Following up on my previous post, Will Donald Trump Solve The Law School Crisis?: Quartz, Trump’s Disregard for the Judicial System Has Accidentally Made Law School Cool Again:
When US president Donald Trump signed his immigration ban on Jan. 27, law enforcement, customs officials, and airports were thrown into disarray. The executive order, which temporarily barred people from seven predominantly Muslim nations, as well as Syrian refugees, from entering the country, left people stranded in airports in the US and abroad. Families waited frantically for news of loved ones detained or were otherwise unaccounted for.
In this crucial time, lawyers from across the country stepped up to help. Many were immigration lawyers who work regularly on political asylum cases, but many others were not. Lawyers arrived at airports in drove over the weekend, carrying signs offering free legal assistance. They stayed there until the ACLU, representing plaintiffs affected by the order, won an emergency stay blocking parts of the executive order.
Suddenly, in the face of US president Trump’s bold—albeit hastily planned—agenda, lawyers seem heroic. And for the first time in what feels like the better part of a decade, the legal profession is being talked about as something other than a soul-and-money sucking dead-end.
Over the past decade, law school statistics have been pretty grim. With tuition high and legal employment low, enrollment naturally began to drop. Then there were the law schools getting busted by the American Bar Association for trying to fake their employment statistics. Law professor Paul Campos, who started the blog “Inside the Law School Scam,” went so far as to accuse the entire law school system of cheating its students. Others have taken aim at the rise of for-profit law schools as particularly egregious scammers of both the federal government and students.
But this past application cycle saw an 8% rise in LSAT-takers and a stabilization in law school applications. Big law firms have also started raising salaries. Just as importantly, being a lawyer may be becoming cool again—or, if not exactly cool, truly admirable. ...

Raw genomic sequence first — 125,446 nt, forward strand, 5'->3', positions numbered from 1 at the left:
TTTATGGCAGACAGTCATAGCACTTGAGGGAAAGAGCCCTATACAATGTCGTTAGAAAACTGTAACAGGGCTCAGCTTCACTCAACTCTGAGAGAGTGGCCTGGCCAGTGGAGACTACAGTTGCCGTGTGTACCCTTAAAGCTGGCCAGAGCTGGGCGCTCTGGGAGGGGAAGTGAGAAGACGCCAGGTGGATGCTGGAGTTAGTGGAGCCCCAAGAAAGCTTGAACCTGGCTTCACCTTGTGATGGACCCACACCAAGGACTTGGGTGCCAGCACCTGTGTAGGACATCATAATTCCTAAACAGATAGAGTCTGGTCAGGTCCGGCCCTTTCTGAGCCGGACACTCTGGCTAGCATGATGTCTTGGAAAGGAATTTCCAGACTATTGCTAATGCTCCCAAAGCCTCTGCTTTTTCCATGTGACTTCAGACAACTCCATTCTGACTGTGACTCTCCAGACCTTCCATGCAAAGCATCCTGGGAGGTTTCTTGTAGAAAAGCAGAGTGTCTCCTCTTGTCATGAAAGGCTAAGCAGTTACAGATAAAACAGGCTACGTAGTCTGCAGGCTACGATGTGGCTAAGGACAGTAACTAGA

Even if law school remains a difficult and potentially costly path, the importance of good lawyers is becoming increasingly clear. “This new administration is challenging some things that we’ve taken to date as long-standing legal truths, ranging from civil rights and civil liberties to administrative regulations,” says Adrienne Davis, a law professor and the vice provost at Washington University. “So yes, we need more lawyers.” ...
So what should students considering law school do about this debt-and-low-pay problem? Bishop suggests students look “for schools that have a high return on investment—either the cost is low or there’s a good chance of getting scholarships, so that you’re not accruing so much debt. And then people are going to have to make different choices, making conscious choices—go into a firm in a few years to pay off loans, and then shift careers.” North Carolina’s Wilson makes a similar suggestion. “There is the tendency to go to the highest ranked law school,” she notes, but going to the highest ranked school is not a good value proposition if you are interested in social justice work.”
Ultimately, Trump is changing the way Americans think about activism. Marches and protests are one way of voicing dissent. But as we’ve already seen, a law degree and bar admission can prove more powerful than even the most cleverly worded sign. Trump has announced many ambitious goals for his presidency. But one of his accidental accomplishments may be to make lawyering great again.